- Arun Jaitley
- Arvind Kejriwal
- Narendra Modi
- Nitin Gadkari
- Palaniappan Chidambaram
- Parkash Singh Badal
- Rahul Gandhi
- Sonia Gandhi
- Sushma Swaraj
- Uddhav Thackeray
- Aam Aadmi Party
- Bharatiya Janata Party
- Bahujan Samaj Party
- Janata Dal (United)
- Samajwadi Party
- Shiv Sena
- Trinamool Congress
- Left Parties
In coastal Karnataka, RSS hits every road
The one region in Karnataka where the Narendra Modi factor is clearly in play for the Lok Sabha elections is in the coastal districts — encompassing the Dakshina Kannada and Udupi-Chikmagalur constituencies — where Hindutva and nationalistic streaks run strong.
It is the only region in the state where the BJP and Sangh Parivar, in the course of their campaign, frequently refer to the beheading of Indian soldiers by Pakistan, Chinese intrusions into Arunachal and the terrorist activities of Yasin Bhatkal and the Indian Mujahideen.
The choice of Modi as the BJP’s prime ministerial candidate has reinvigorated the Rashtriya Swayamsewak Sangh and other Sangh Parivar constituents in the region to such an extent that internal differences, which contributed to the BJP’s loss of ground in the region in the 2013 assembly polls, have been set aside.
Top Sangh Parivar leaders, including senior RSS leader Ram Bhat who stayed away from soliciting votes in the assembly polls — the BJP won only one of the eight seats in its Dakshina Kannada stronghold — are actively campaigning for the BJP, in the name of Hindutva and nation building.
At the RSS’s recent Akhil Bharatiya Pratinidhi Sabha in Bangalore, Sarsangchalak Mohan Bhagwat may have told the cadres that it was not their job to sing Modi’s praises and they should engage in the task of nation building, but in the coastal districts, Sangh workers are singing the nation building song in the NaMo, NaMo tune.
“This is a special situation. This is a time for building the nation and we believe this is the time to hand over the responsibility to a special person — Narendra Modi. We may have stayed away from the MLA elections but this time it is about national security, internal security and all other national causes,’’ said a top Sangh Parivar leader in Mangalore.
With as many as 40,000 shakhas in Dakshina Kannada, the Sangh Parivar is known to have a huge network of workers who can reach out to the electorate. It is believed to have harnessed this network to create a Hindutva laboratory in coastal Karnataka to gain political power.
The assembly polls in May 2013 was the first time in nearly 20 years that BJP candidates in the coastal region did not have the numbers and muscle of the Sangh Parivar behind them, leading to a humiliating loss — also partly aided by public sentiment against acts of violence and atrocities on women and youth in the name of Hindutva by Sangh Parivar groups during the BJP rule in 2008-13.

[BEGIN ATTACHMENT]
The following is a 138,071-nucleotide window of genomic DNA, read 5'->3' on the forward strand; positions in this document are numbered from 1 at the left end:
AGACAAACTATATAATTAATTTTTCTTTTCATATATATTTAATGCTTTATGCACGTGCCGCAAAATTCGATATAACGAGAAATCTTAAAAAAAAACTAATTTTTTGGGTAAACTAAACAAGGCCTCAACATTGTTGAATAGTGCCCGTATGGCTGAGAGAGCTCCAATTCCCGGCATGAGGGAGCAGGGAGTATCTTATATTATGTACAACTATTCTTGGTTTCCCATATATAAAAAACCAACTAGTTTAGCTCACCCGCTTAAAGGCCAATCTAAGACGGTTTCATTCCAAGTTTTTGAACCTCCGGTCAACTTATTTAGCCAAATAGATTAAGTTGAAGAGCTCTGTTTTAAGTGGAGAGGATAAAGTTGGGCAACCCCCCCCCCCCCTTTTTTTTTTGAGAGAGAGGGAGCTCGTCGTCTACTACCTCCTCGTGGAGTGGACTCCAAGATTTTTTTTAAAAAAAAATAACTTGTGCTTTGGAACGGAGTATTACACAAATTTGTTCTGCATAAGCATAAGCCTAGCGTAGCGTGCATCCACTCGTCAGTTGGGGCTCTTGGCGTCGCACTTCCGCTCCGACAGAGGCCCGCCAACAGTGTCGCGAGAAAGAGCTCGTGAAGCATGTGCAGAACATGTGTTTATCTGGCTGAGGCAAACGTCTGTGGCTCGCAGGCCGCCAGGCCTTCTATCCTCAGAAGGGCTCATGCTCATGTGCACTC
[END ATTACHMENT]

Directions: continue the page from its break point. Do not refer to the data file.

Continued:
“We need a person who can handle national security and address development issues. We need somebody to build India, and it is Modi. Our effort is to use our network to get all the voters to the polling booths. It is Modi for India and India for Modi,’’ said a Sangh Parivar leader, who has been in one of the 36 Sangh organisations for over 30 years, on condition of anonymity.
He was among several top Sangh Parivar workers who stayed away from the BJP’s assembly campaign in Karnataka, following disgruntlement over the failure of the first BJP government in south India to pursue the Hindutva agenda and unhappiness with BJP and Sangh leaders for filling their own coffers.
“This time, the presence of Modi and the prospect of addressing national issues is overriding everything else, including differences in the Sangh. We are sure of success in Dakshina Kannada and the Udupi-Chikmagalur seats. Almost everyone is united in their purpose,’’ said the Sangh leader.
According to him, the BJP, by including the issues of Ram Temple, Uniform Civil Code and Article 370 in its election manifesto, has promised to address core Hindutva issues.
“There is a sense of belief among the Sangh workers that even if Modi does not overtly talk about Hindutva issues, he will not betray Hindutva in any way. There is a feeling that he will look after nation building and security as well,’’ said another senior Sangh Parivar worker.
What the Modi factor has done for the BJP candidates in Dakshina Kannada and the Udupi-Chikmagalur constituencies is wipe out internal differences over the choice of nominees.
In Dakshina Kannada, while Sangh Parivar functionaries do not hold sitting MP Nalin Kumar Kateel in high regard, they have decided to overlook his shortcomings and focus on helping Modi to win. In Udupi-Chikmagalur, while there was initial resistance to the candidature of Shobha Karandlaje from a local leader, C T Ravi, the latter is now actively campaigning for her.
“In their heart of hearts the Sangh Parivar workers want to ignore local differences and vote for Modi. They are setting aside fears of co-existing with the MPs they elect for this reason,’’ said the senior Sangh Parivar leader.
“While the BJP campaign at the national level may not be focusing on Hindutva issues, at the local level, in places like Mangalore, the campaigns are consistently focused on Hindutva and communal issues. The votes are being sought in the name of Modi, not the local candidate,’’ said Prof Rajaram Tolpady, a professor of political science at the Mangalore University.
Incidentally, cases have been booked against several Sangh Parivar leaders, including top RSS leader Dr Prabhakar Bhat Kalladka, for making communal speeches.